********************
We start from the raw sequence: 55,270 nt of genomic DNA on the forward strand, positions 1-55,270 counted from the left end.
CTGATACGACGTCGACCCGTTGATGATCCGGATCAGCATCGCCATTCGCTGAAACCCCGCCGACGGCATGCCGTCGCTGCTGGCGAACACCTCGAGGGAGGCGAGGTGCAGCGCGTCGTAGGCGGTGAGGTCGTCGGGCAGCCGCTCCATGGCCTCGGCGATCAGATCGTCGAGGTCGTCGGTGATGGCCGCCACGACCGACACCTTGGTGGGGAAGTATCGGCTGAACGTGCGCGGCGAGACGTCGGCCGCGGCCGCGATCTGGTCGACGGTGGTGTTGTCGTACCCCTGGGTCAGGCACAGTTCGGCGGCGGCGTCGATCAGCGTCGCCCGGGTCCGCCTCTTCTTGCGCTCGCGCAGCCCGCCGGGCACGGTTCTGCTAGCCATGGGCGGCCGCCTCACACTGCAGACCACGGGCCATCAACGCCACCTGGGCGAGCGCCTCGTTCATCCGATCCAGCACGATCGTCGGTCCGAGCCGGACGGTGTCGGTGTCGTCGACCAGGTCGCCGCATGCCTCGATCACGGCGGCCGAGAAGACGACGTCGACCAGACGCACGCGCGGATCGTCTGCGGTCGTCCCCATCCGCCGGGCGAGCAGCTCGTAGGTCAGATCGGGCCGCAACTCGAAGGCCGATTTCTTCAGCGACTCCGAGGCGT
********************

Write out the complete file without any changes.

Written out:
We start from the raw sequence: 55,270 nt of genomic DNA on the forward strand, positions 1-55,270 counted from the left end.
CTGATACGACGTCGACCCGTTGATGATCCGGATCAGCATCGCCATTCGCTGAAACCCCGCCGACGGCATGCCGTCGCTGCTGGCGAACACCTCGAGGGAGGCGAGGTGCAGCGCGTCGTAGGCGGTGAGGTCGTCGGGCAGCCGCTCCATGGCCTCGGCGATCAGATCGTCGAGGTCGTCGGTGATGGCCGCCACGACCGACACCTTGGTGGGGAAGTATCGGCTGAACGTGCGCGGCGAGACGTCGGCCGCGGCCGCGATCTGGTCGACGGTGGTGTTGTCGTACCCCTGGGTCAGGCACAGTTCGGCGGCGGCGTCGATCAGCGTCGCCCGGGTCCGCCTCTTCTTGCGCTCGCGCAGCCCGCCGGGCACGGTTCTGCTAGCCATGGGCGGCCGCCTCACACTGCAGACCACGGGCCATCAACGCCACCTGGGCGAGCGCCTCGTTCATCCGATCCAGCACGATCGTCGGTCCGAGCCGGACGGTGTCGGTGTCGTCGACCAGGTCGCCGCATGCCTCGATCACGGCGGCCGAGAAGACGACGTCGACCAGACGCACGCGCGGATCGTCTGCGGTCGTCCCCATCCGCCGGGCGAGCAGCTCGTAGGTCAGATCGGGCCGCAACTCGAAGGCCGATTTCTTCAGCGACTCCGAGGCGT